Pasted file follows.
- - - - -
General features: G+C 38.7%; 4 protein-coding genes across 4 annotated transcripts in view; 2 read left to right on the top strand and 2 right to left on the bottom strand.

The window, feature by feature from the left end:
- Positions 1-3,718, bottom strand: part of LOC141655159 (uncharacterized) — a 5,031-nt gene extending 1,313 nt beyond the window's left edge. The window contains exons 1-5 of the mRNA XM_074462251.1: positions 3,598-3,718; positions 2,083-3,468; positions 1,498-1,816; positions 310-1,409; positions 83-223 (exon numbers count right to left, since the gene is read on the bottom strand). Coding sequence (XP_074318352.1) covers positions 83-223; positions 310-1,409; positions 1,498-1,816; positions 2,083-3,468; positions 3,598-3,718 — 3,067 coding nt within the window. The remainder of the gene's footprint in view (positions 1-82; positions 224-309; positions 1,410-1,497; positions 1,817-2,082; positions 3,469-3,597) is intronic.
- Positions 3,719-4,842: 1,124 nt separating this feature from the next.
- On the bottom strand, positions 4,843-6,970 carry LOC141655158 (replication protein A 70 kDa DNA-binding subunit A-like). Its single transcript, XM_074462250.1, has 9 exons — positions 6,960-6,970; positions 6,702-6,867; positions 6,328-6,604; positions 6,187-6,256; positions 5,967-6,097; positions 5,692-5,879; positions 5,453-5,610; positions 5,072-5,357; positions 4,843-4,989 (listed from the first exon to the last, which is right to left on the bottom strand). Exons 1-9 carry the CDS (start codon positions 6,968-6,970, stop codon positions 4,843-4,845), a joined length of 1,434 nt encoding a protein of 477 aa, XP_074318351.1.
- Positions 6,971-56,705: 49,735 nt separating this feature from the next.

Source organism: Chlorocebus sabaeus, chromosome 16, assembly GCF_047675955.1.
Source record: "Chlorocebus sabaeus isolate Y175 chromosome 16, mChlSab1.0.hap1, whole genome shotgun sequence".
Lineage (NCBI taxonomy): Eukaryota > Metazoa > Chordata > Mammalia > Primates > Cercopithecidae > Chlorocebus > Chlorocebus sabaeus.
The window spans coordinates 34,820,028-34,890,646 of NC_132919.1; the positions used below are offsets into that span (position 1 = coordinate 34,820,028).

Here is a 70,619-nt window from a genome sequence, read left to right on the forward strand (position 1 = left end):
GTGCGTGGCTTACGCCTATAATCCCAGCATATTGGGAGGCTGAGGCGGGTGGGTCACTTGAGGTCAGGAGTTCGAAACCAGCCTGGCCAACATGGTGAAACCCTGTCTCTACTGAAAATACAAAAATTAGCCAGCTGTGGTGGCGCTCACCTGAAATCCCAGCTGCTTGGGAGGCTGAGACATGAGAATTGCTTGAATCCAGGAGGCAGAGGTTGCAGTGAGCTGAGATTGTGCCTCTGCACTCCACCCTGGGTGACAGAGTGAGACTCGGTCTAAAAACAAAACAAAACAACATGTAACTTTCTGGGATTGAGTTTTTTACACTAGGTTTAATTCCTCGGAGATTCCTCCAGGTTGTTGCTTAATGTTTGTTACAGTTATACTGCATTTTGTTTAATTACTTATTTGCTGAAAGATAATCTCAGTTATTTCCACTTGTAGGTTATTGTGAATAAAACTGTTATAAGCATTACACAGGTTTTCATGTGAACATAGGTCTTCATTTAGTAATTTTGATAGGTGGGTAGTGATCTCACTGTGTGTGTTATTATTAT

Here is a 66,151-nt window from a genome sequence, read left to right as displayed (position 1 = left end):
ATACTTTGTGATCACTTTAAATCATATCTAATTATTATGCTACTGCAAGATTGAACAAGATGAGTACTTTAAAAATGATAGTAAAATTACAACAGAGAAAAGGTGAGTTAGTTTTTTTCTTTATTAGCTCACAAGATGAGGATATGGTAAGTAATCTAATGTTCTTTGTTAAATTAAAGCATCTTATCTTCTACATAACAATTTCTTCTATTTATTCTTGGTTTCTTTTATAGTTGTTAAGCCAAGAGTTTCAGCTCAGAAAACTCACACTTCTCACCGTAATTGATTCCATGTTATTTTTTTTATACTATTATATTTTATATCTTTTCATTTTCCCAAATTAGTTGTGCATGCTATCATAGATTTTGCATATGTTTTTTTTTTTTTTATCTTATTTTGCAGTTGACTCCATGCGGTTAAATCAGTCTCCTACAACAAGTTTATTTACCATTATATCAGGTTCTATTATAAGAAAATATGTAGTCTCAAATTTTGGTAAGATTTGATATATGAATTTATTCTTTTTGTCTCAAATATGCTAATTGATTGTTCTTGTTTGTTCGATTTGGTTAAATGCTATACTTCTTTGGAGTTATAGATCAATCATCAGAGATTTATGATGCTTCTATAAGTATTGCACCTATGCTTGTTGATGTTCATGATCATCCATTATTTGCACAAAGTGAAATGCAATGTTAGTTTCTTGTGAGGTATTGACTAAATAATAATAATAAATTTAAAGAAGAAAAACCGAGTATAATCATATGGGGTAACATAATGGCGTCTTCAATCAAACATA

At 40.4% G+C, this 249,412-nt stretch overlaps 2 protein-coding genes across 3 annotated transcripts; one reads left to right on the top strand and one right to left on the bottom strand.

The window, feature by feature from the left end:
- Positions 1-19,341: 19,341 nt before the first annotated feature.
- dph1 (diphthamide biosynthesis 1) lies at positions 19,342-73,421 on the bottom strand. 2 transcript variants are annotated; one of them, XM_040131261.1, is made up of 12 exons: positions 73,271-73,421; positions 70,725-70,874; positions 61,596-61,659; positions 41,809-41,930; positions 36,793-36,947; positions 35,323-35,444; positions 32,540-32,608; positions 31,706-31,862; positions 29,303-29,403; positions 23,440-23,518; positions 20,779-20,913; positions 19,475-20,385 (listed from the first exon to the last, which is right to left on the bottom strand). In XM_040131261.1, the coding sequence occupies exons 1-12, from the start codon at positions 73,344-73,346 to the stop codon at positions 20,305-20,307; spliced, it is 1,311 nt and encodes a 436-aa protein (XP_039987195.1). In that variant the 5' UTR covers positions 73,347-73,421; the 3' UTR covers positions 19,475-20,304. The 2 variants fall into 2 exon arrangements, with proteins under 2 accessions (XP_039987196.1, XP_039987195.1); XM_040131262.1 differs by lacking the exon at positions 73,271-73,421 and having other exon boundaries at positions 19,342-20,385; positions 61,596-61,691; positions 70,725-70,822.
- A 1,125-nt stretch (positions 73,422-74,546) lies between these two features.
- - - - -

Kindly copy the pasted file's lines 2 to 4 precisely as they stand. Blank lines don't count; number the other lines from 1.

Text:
The window, feature by feature from the left end:
- Positions 1-3,718, bottom strand: part of LOC141655159 (uncharacterized) — a 5,031-nt gene extending 1,313 nt beyond the window's left edge. The window contains exons 1-5 of the mRNA XM_074462251.1: positions 3,598-3,718; positions 2,083-3,468; positions 1,498-1,816; positions 310-1,409; positions 83-223 (exon numbers count right to left, since the gene is read on the bottom strand). Coding sequence (XP_074318352.1) covers positions 83-223; positions 310-1,409; positions 1,498-1,816; positions 2,083-3,468; positions 3,598-3,718 — 3,067 coding nt within the window. The remainder of the gene's footprint in view (positions 1-82; positions 224-309; positions 1,410-1,497; positions 1,817-2,082; positions 3,469-3,597) is intronic.
- Positions 3,719-4,842: 1,124 nt separating this feature from the next.